Hector P. García: In Relentless Pursuit of Justice
by Ignacio M. García
Publication Date: November 30, 2002
Bind: Trade Paperback
Inspiring biography about the life of a Hispanic Civil Rights leader.Look Inside
9 in stock
Hector P. García: In Relentless Pursuit of Justice is the first definitive, superbly researched and documented biography of the founder of the American GI Forum.
García was an immigrant from Tamaulipas, Mexico, whose family journeyed north in the fashion of so many other immigrant families at the time seeking economic opportunities and safety from the numerous revolutionary conflicts. In spite of rampant discrimination and poverty common in the Rio Grande Valley, García became a physician in 1940 and, like many young Mexican Americans, served his adopted country with distinction in fighting fascism and injustice abroad. After receiving the Bronze Star and six battle stars, he returned to Texas only to find that much of the discrimination and segregation against Mexican Americans was still rampant, despite their having proved themselves on the bloody battlefields overseas.
An outraged García went on to rally Mexican-American veterans into one of the most effective civil rights organizations in history and to create a space for them within the political process. His pioneering efforts not only resulted in changed laws and practices, but also in a new awareness among Mexican Americans that they could fight for their rights and win. He proved to be a decisive factor in the election of America’s first Catholic president, John F. Kennedy. His activism inspired a new generation of social reformers in the barrio and a reluctant acceptance that Mexican Americans were first-class citizens. For his work, he was awarded the Medal of Freedom in 1984.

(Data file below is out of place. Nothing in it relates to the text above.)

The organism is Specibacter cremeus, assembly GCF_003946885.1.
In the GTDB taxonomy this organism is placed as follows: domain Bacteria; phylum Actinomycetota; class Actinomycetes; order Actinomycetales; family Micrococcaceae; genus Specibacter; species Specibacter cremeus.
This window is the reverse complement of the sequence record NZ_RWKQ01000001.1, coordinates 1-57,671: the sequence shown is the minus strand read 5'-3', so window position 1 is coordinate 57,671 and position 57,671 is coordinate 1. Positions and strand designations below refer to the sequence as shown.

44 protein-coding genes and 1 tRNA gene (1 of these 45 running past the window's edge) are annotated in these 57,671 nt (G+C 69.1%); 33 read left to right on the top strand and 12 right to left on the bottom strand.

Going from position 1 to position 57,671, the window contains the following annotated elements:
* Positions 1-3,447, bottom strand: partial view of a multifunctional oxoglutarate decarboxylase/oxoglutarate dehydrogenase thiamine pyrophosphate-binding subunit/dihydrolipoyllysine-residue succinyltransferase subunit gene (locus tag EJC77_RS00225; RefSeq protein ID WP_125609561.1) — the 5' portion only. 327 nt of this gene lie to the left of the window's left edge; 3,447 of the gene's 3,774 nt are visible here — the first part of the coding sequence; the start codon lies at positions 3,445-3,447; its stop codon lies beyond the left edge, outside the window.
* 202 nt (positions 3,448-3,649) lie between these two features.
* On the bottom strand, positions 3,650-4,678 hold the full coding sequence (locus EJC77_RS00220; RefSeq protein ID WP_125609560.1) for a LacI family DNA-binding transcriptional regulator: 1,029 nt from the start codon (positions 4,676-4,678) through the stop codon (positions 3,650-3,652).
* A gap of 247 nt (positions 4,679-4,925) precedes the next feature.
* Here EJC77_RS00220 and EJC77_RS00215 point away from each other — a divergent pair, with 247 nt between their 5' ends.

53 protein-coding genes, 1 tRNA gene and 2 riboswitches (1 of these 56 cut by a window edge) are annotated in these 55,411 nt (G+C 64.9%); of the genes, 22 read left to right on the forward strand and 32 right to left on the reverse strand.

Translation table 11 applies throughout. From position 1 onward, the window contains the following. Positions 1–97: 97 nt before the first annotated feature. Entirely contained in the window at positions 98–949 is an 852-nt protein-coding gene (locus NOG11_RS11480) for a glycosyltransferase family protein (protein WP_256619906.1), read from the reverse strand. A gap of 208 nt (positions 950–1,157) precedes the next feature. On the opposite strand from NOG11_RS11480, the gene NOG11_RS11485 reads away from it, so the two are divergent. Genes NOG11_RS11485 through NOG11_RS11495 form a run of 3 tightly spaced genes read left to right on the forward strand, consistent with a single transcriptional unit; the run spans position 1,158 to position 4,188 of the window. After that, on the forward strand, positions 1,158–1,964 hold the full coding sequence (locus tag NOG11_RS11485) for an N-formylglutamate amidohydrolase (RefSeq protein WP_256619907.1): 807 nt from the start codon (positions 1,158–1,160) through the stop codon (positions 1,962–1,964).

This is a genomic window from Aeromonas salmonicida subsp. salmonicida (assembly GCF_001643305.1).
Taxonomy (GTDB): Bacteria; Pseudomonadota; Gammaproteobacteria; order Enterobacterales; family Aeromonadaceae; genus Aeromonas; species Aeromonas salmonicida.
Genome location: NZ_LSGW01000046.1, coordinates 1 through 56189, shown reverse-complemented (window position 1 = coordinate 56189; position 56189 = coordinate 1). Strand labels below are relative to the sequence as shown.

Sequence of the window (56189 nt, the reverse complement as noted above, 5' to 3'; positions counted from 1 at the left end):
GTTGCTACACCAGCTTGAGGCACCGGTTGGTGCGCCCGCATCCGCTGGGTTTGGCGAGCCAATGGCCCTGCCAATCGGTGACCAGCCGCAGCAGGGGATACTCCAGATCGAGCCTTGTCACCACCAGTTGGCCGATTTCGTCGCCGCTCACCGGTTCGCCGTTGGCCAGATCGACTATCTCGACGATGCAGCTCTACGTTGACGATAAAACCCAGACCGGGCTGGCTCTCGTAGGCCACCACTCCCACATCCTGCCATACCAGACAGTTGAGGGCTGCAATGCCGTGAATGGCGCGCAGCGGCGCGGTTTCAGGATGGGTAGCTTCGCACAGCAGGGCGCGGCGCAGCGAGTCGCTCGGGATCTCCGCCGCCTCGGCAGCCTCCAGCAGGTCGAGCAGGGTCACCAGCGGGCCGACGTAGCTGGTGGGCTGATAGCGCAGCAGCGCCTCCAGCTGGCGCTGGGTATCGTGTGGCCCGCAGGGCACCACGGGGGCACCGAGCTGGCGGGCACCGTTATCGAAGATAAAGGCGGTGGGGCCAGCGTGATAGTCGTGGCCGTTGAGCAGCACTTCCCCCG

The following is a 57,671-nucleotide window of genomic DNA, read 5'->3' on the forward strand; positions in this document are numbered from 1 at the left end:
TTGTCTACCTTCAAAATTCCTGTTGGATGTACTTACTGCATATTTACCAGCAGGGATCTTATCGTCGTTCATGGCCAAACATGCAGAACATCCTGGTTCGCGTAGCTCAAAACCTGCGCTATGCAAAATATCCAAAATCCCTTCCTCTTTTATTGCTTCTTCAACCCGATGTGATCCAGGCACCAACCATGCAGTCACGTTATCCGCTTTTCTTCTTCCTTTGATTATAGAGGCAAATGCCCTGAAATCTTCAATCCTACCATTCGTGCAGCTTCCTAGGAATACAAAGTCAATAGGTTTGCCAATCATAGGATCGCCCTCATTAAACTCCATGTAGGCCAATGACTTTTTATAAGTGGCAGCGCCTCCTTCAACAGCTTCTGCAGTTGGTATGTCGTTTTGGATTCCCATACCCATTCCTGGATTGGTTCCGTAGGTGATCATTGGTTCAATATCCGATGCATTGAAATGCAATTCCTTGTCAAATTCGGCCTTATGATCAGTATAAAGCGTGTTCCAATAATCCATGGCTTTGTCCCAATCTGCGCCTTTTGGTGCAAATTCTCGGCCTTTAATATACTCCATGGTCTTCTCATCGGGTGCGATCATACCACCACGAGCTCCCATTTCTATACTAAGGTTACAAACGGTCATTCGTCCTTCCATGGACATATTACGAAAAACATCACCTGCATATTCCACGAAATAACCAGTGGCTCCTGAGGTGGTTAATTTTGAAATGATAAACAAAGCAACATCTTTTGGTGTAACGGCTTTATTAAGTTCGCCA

“The author… makes the case for his central role in the history of the struggle of Mexican Americans for a place in society.”—MultiCultural Review
DR. IGNACIO M. GARCÍA (no relation to Hector P. García) is Professor of History at Brigham Young University. He is the author of United We Win: The Rise and Fall of La Raza Unida Party (University of Arizona Press, 1990), Chicanisimo: The Forging of a Militant Ethos Among Mexican Americans (University of Arizona Press, 1997), and Viva Kennedy: Mexican Americans in Search of Camelot (Texas A&M University Press, 2000), which won the Coral H. Tullis Award for best history of Texas in 2000.
Learn more by visiting his faculty page.